The colorful life — and home — of Barbara Wilbur

By Lisa Britton January 06, 2010 03:06 pm
From pottery to painting, Barbara surrounds herself with works of art

Barbara Wilbur, 83, creates her art from many types of media. Her Baker City home is her showcase for clay pots and sculptures, paintings and gourds of all sizes. (Baker City Herald/S. John Collins)
The blue door is a clue, but it won’t prepare you for the onslaught of color inside.

Barbara Wilbur has painted her house’s interior with brightness — splashes of red, orange, pink and green on paintings and upholstery, and blue sequins on her chair pillows.

This is a wonderful place to be on a bleak, wintry day.

She has surrounded herself with art of her own, and pieces from her sister and son.

Art, she says, makes her happy.

“Yes — oh yes,” she says.

Wilbur is 83, and art has always been in her life.

“We started at church — mother would give us crayons and paper to keep us quiet,” she says with a smile.

She was born in Baker City, and lived in Richland with her aunt for the first two years of her life. At 2, she moved to Bend with her parents, and then returned to Richland when she was 16. She graduated from Eagle Valley High School in 1944.

From there she went south, to Marysville, Calif., and worked as a telephone operator at Camp Beale, an Air Force Base.

That’s when her life took a new direction.

“I met my husband, married him and moved to Pennsylvania.”

Eight years later she came back west, without her husband and with her four young children.

“Eagle Valley was always home to me, and always will be,” she says.

But she never returned to live in Richland — she headed farther west, to work in the potato fields near Redmond.

Then she got a job with Safeway, and began a 30-year career with the grocery store — two years in Bend, 15 in Baker City and 13 in Portland.

“I had to work,” she says with a shrug.

She admits life was a bit hard, raising four children on a single income.

But she coped.

“I was a Depression baby. You save string, you save old nails,” she says. “That was a time of learning the basics. If I hadn’t had that background, I’d never made it through with four kids.”

It was in Portland, in the 1970s, when she felt the need to pursue art — her response to a family tragedy.

She spent two years at Portland Community College, and then five at Portland State University.

She started in sculpture, but soon discovered the “lost wax” technique was too expensive.

“So I started sculpting in clay,” she says.

She is a hand builder, meaning she molds clay with her hands to create her masterpieces. She has, in the last decade, created massive pots made from coil after coil of clay.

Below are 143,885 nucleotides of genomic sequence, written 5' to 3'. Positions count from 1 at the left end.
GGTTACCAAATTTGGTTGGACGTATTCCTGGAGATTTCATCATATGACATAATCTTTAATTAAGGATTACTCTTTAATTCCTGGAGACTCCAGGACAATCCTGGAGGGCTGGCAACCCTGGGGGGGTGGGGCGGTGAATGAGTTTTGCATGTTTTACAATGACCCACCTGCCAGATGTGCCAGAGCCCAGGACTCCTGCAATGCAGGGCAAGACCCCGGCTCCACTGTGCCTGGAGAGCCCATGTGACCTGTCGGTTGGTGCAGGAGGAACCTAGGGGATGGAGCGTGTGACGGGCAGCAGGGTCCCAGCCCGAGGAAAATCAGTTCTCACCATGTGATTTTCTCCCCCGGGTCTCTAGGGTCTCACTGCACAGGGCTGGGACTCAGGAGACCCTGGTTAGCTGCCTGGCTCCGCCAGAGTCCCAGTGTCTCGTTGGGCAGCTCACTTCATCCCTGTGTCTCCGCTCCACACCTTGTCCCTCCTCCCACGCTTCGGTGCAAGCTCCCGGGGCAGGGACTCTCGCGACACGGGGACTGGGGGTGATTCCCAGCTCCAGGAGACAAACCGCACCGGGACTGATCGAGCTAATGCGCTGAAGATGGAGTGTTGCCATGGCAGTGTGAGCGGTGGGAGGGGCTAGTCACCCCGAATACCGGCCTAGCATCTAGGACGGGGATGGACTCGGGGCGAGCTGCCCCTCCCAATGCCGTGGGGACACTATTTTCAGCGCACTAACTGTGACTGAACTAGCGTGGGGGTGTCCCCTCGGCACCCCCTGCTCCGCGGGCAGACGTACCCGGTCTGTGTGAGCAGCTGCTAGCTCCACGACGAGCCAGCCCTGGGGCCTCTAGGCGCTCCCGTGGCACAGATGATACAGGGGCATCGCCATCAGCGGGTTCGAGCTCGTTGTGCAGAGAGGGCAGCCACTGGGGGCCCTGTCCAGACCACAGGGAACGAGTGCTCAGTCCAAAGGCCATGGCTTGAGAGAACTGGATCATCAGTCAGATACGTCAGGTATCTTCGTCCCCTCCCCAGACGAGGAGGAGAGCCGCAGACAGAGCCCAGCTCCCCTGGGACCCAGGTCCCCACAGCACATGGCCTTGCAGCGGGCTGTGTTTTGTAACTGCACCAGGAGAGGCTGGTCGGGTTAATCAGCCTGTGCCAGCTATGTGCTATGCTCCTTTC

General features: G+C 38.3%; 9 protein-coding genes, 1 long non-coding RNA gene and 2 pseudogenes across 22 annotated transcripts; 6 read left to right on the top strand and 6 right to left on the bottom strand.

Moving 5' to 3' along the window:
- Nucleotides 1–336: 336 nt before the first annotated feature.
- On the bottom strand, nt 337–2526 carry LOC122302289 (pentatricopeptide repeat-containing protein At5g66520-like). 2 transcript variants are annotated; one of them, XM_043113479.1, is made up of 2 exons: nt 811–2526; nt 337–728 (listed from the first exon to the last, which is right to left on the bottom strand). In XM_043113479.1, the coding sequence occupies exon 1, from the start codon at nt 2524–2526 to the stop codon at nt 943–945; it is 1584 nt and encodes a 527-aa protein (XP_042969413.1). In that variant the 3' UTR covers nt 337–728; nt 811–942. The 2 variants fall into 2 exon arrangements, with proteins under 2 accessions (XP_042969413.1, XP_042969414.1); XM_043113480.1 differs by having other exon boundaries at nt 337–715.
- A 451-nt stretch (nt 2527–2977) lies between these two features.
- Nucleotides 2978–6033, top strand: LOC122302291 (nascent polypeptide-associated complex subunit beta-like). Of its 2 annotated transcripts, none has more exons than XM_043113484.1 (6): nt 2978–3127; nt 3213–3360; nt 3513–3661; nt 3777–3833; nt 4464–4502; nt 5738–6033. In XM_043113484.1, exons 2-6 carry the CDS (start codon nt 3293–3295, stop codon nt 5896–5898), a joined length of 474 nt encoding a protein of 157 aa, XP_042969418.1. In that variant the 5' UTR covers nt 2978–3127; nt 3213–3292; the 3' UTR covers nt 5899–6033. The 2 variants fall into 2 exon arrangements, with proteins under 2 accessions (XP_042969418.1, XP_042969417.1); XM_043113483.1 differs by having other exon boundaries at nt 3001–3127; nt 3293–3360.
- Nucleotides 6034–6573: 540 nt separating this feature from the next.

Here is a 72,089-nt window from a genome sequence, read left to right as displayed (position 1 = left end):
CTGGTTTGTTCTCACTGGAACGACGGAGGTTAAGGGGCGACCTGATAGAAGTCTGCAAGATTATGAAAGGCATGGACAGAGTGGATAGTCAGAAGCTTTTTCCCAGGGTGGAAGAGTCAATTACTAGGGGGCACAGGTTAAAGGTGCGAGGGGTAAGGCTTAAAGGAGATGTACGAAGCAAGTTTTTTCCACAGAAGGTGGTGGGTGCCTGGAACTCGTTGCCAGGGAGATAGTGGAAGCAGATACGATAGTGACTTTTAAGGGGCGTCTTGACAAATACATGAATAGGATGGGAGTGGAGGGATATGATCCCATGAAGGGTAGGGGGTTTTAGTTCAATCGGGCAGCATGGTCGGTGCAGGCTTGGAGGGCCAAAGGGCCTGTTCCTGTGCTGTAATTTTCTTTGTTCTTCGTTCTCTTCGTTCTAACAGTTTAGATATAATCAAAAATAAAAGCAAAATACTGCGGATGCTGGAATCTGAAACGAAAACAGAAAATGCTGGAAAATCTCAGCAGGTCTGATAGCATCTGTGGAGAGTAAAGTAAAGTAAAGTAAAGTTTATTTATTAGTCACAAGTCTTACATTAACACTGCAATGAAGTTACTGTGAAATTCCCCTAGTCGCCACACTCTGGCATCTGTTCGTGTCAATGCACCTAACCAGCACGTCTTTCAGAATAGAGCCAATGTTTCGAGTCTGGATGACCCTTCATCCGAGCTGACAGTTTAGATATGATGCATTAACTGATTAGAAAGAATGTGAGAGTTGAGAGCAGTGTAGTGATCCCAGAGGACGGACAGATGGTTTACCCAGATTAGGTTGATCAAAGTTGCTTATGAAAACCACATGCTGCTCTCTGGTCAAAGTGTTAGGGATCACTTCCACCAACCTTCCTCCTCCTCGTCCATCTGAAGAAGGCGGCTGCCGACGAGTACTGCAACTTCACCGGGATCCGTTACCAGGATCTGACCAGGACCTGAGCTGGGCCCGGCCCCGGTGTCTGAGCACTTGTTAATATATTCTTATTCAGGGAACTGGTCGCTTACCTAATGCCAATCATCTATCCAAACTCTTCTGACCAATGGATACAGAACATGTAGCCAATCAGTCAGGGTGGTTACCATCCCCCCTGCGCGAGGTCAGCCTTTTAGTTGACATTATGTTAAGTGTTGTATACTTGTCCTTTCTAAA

“You just build it and smooth it out,” she says, making the process sound simple. (It takes hours and hours.)

She encourages anyone to give pottery a try.

“Get some clay, take it home, just move it around. You have to get the feel of clay.”

Instead of the shiny, high-heat glaze finish, she prefers to finish her pots with a sawdust firing.

For this, she first bisque fires her pots (this initial firing makes the clay hard, but porous, like terra cotta). Then, she sets up an old trash can pierced with holes and puts in several pots layered between sawdust.

“Then you start your sawdust on fire,” she says.

The results are different every time.

“That’s what I like — you never know. I call them happy accidents.”

Though she doesn’t throw pots on a wheel — she was hit by a car on Sandy Boulevard in Portland and has had back problems ever since — she appreciates that technique.

“They seem to communicate with it,” she says.

She earned her Bachelor of Science degree in art and sculpture in 1980.

Along with her clay pieces, Barbara’s walls are decorated with her paintings — and she’s not too shy to shoo visitors past one she doesn’t like.

“I never professed to be good at painting,” she says. “We have very good painters here.”

She only paints in the summer when she can be outside, and she isn’t limited to canvas.

On this day, an army of colorful gourds march up her staircase, each a different hue and design.

These gourds are grown just for art. After harvest in the fall, they must sit until totally dry.

“Then you have to scrape them and sand them. There’s a lot of work involved,” she says. “The preparation takes longer than the painting.”

She works at the table in her kitchen, near a window and across the room from turquoise cupboards and a 1929 wood-burning stove.

Her kitchen, by the way, is decorated with all sorts of utensils — a mixture of family heirlooms and antiques, and a few of her clay pots.

Above the window are words, in French and Spanish, that read “Eat, drink and be merry.”

“I don’t speak either (language), so I looked them up,” she says.

But she likes to travel, and has been to Mexico nine times.

And her spare bedroom is wallpapered with maps from National Geographic magazines — Italy, Europe, the West Indies, the British Isles.

“There are no two maps alike,” she says, perching on the bed to look around the worldly room.

She prefers the warmer climates.

“If I could, I’d have a second home in San Miguel,” she says.

Then, as thoughts of a tropical getaway begin sounding mighty nice on this cold day, her 15-year-old dog Chan Li nudges her hand.

Barbara scratches the dog’s ears, then smiles at her four-legged companion.

“If it weren’t for you, I’d be in Mexico.”